Way back in 1993, I was a young activist filled with the desire to make the world a better place for gays and lesbians. Many of us had worked hard to elect Bill Clinton to the White House, something we believed would help bring about that positive change.
Of course, as we all know, things didn't work out that way. The promise of ending the military's policy of expelling gay servicemembers morphed into an all-out anti-gay assault on the community. It was profoundly distressing to watch that early promise give way to despair as the odious ''Don't Ask, Don't Tell'' compromise steamrolled into our lives.
So it was no small moment to sit on Wednesday morning, Dec. 22, in an auditorium packed with LGBT activists, politicians and servicemembers to witness the undoing of DADT. President Barack Obama told the ebullient crowd, ''[W]e are not a nation that says, 'don't ask, don't tell.' We are a nation that says, 'Out of many, we are one.'''
I couldn't help but get a bit teary eyed as the reality and import of the moment set in. For the first time, Congress had passed a stand-alone bill that was aimed at making gay citizens more, not less, equal. And, for the first time, a president who made a big promise delivered on it.
The afterglow of success will mute a lot of the emotional highs and lows of the past few weeks, when the prospects for repeal seemed dim and diminishing. Certainly, a rousing presidential speech makes it easier to forget how perilously close we came to losing — despite having the military, the public and the votes on our side.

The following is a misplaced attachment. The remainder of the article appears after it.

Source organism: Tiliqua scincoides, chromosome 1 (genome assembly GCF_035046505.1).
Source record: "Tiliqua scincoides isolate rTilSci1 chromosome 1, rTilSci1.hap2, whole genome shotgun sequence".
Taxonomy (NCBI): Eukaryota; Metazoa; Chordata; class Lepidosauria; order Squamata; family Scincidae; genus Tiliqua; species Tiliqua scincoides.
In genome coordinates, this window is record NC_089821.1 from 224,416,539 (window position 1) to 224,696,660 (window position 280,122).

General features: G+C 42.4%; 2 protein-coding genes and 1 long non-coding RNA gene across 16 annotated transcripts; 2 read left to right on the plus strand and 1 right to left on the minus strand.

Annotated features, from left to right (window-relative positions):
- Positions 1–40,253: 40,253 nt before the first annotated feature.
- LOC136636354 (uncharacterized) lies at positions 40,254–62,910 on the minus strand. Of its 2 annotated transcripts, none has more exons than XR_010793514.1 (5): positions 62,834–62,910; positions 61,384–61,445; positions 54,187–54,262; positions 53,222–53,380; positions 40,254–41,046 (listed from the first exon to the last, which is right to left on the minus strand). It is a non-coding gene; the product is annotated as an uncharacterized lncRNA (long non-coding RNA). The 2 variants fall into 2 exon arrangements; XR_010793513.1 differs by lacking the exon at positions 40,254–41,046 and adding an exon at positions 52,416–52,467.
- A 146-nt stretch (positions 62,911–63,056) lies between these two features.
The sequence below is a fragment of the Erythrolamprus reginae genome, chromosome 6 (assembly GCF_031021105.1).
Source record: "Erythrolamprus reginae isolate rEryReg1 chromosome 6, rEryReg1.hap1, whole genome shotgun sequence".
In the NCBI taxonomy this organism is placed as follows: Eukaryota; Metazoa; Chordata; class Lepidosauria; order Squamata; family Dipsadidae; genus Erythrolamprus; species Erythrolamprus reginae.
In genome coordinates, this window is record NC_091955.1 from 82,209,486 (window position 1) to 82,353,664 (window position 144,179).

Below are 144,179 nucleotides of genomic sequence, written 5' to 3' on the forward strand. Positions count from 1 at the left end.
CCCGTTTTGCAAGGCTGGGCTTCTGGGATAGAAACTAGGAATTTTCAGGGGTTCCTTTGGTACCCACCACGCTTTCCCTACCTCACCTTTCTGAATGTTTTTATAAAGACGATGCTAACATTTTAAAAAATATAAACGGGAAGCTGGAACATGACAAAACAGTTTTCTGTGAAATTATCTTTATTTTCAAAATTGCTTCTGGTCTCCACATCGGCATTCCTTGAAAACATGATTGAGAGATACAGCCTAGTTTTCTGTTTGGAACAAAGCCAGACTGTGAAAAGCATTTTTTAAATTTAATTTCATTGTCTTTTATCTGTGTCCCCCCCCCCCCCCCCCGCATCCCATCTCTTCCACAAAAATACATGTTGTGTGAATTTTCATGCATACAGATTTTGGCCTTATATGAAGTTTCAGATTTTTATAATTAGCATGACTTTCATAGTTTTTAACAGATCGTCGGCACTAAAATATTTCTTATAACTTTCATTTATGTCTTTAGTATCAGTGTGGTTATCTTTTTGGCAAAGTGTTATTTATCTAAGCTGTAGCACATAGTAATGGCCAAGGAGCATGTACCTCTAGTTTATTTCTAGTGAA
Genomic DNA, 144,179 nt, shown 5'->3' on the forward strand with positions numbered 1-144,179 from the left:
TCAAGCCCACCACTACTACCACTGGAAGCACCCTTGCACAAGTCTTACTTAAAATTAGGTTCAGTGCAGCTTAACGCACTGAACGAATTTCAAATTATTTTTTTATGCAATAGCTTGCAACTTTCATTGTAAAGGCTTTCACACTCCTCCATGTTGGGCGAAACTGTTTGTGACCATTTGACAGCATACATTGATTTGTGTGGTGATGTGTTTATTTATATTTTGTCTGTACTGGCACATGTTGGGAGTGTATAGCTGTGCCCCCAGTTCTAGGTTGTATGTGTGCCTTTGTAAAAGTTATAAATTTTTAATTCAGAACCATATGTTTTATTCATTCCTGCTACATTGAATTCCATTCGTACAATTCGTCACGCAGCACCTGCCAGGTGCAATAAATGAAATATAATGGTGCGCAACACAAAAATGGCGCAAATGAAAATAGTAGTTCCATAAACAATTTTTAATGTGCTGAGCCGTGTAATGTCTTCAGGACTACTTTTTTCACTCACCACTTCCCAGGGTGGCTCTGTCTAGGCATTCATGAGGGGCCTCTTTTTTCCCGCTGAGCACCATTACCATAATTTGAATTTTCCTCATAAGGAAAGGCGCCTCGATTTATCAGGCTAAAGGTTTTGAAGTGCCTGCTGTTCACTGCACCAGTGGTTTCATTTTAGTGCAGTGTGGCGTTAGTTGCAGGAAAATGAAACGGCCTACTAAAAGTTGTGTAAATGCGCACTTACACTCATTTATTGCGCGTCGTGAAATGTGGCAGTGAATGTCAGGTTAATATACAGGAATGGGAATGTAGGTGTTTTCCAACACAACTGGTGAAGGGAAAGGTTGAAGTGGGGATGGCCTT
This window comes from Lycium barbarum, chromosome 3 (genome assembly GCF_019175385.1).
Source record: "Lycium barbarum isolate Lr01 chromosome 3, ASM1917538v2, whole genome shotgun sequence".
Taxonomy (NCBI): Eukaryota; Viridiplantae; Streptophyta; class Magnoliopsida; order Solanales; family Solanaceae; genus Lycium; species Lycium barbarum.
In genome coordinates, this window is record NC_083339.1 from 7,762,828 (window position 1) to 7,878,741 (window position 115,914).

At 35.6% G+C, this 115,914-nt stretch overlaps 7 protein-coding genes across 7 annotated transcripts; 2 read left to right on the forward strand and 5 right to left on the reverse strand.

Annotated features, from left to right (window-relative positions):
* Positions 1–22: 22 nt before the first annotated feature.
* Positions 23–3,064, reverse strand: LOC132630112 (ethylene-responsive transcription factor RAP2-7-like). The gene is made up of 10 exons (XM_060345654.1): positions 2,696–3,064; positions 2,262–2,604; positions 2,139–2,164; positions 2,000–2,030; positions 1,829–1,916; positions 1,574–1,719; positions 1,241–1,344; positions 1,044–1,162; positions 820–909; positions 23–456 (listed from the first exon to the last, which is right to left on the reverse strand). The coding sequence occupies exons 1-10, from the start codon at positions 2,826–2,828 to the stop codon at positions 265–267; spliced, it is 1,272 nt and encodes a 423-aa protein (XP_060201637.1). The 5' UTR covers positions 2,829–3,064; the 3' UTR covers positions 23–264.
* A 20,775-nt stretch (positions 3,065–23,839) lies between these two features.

The president got it done. None of this would have happened without the Pentagon so strongly on board and he — along with Defense Secretary Robert Gates and Chairman of the Joint Chiefs of Staff Adm. Mike Mullen — deserves credit for fostering that support. People like to toss around the phrase ''fierce advocate'' in sneer quotes, but it's a mistake to interpret ''fierce advocate'' as someone whose every speech is a crescendo. Quietly and calmly, he got his end of it done.
Given the spectacle of GOP obstructionism in the Senate under Minority Leader Mitch McConnell (R-Ky.) -- who even the night before the signing attempted one last stab at keeping the policy by proposing an amendment that would essentially have given a veto on repeal to Marine Corps Commandant Gen. James Amos — it's important that we all acknowledge the Republicans who joined with Democrats to make history for equality. It may not always be easy for some of us, but sometimes we have to say ''thank you'' and mean it.
No matter the efforts of the White House or Congress, this could never have happened without the courage of those servicemembers who have advocated on behalf of those who could not, whose leadership by example changed public opinion. While the repeal of ''Don't Ask, Don't Tell,'' is a victory for us all, the biggest victory is for those gays and lesbians still in the military — or planning to rejoin — who can soon serve with both honor and honesty.
Despite the stirring speeches and celebrations, the story of DADT repeal isn't quite finished, as the plan for repeal must still be developed, approved by Obama, Gates and Mullen, and then undergo a 60-day congressional review. The president said that the chiefs of the armed services are pledged to move ''swiftly and efficiently'' to get it done. It's our job to hold them accountable.
But, for at least a day or so during this holiday season, we should take the time to savor a victory so long in coming.